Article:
A Point Too Far
I’ve got a terrible reputation up here in the mountains: mad Englishwoman, works late into the night, sleeps late into the morning, lazy as all Hell.
It’s half-true of course. My hours are be anarchic, and I don’t like walking, but you should see me up a step-ladder. I’m no slouch with a scraper, I can tell you.
Not that I care what the neighbours think. In fact, rather the opposite. I’ve been teasing them for years, telling them I eat breakfast at midday, fussing about lifting so much as a twig, deliberately leaving the lights on all night...
But when it came to them all agreeing that I’d never manage the annual pilgrimage to the mountain peaks, for some insane reason I was er... piqued.
“Of course I could walk up there if I wanted to!” I declared. “Nothing to it!”
“It’s steep”, they said. “A real scramble. You can’t wear flip-flops. You’ll have to wear jeans. Have you got any jeans? It’s high, it’s far away. You need strength. You need stamina. A night-owl like you... well, it wouldn’t be wise... you’ll never manage...”
“Oh I don’t know,” I said. “It can’t be that steep or that far. Perhaps I will come with you.”
“But we leave at 7am!”
“And you have to carry your own picnic!”
“Mmmm. Is it still dark at 7am?”
They gazed at me in scandalised silence. I laughed. “I’ll bring my umbrella,” I said.
“But it won’t rain! It’ll be boiling up there!”
I left them gloomily shaking their heads, and took the precaution of going to bed early. And a good job too because 7am was as hideous as I’d always suspected: chilly, misty and faintly blue round the edges.
“Are you sure this is wise?” they asked anxiously. “Don’t you think you ought to stay in bed?”
Hackles raised, I hared off up the mountain taking surreptitious slugs from a bottle of black coffee, and at first it was a breeze. But things got trickier after a couple of hours. The path had run out and we were scrambling single file through rough scrub, with the loose shingle skidding underfoot and the sun rising. I put my umbrella up and drank some more coffee.
“We can walker slower if you like,” they offered.
That was a red rag to a bull. I didn’t pause for breath before I reached the top an hour and a half later - a good fifteen minutes before anyone else.
They were impressed. “Elle a bien marché!” they exclaimed, handing round the song sheets for Mass.
Later, after apéros (from the lorry that had driven up that morning and set up business for the day) and an extended boozy picnic, it was time to walk down again. A cinch. I knew I’d already cracked it. Going down would be faster and easier than going up, and I set off with a will.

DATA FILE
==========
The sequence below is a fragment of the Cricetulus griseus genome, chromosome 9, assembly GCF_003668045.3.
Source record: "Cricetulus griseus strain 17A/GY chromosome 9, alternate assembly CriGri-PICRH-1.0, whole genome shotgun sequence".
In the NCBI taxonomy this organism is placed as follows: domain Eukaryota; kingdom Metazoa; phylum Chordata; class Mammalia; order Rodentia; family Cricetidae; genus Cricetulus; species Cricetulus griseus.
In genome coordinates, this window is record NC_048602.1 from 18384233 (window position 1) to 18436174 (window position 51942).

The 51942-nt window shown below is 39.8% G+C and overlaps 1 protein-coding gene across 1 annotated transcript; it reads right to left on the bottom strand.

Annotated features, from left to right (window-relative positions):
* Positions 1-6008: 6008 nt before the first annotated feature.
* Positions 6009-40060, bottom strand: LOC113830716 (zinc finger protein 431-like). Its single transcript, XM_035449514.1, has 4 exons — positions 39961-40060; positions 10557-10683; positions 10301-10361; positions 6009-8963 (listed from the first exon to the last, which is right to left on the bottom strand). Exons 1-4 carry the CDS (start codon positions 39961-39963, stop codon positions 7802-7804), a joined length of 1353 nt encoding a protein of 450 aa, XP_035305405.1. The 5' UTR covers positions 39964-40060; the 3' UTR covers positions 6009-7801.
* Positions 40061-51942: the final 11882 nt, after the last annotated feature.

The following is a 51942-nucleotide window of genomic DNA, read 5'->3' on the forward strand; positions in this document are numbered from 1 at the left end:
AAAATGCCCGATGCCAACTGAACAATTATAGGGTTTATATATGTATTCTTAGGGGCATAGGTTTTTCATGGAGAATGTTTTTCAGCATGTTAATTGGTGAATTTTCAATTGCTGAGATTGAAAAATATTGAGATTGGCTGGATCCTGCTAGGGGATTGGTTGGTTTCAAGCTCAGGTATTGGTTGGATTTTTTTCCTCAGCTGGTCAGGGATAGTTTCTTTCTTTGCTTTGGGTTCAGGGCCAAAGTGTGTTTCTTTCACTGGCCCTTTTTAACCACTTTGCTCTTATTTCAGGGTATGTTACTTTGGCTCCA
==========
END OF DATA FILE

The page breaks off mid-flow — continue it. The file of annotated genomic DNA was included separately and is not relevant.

Wrong. Very, very wrong. The route chosen for the descent was loose gravel and my Looby Loo sandals were like skates. My brolly started to weigh a ton, and although my rucksack was now empty, the wine, beer, pastis and Poire Williams began arguing at the back of my skull. The water bottles we’d filled at a mountain stream proved to have tiny animals swimming about in them, and the fountain half-way down was inexplicably dry.
“Are you holding up?” they asked. “Would you like a walking stick?”
“No, I’m fine!” I lied. “Doing grand!”
My feet were rubbed into blisters. My legs were cramped and my knees were jelly. I was hot, tired, breathless and thoroughly pissed off. I’ve always hated walking anywhere except Oxford Street and at that moment, all I wanted was a convenient juice bar and a taxi.
“Isn’t this fun?” I grinned and managed to scoot through the pack to the front.
Down mountains, up mountains... we walked for hours.
“That’s 20 kilometres so far!” called the leader. “Nearly there! The village is just over that peak!”
“Do you want to stay here?” they asked. “We can send someone back with a car...”
“No, no! C’est magnifique!” I exclaimed, and off we went again with me bounding along, skipping and swinging my arms, cracking jokes, and smiling like one possessed. Finally, we got back to Moisson. Twelve hours after we’d left that morning.
“Qu’elle est forte!” they said, nodding vigorously. “Ces Anglaises sont hards!”
I grinned in triumph, and just about got indoors before I collapsed in agony. I tell you, next time I go up there, stuff showing the neighbours what the Mad Englishwoman can do.
I’ll be in the lorry with the guys from the bar.
Next column will be uploaded around 15th July.
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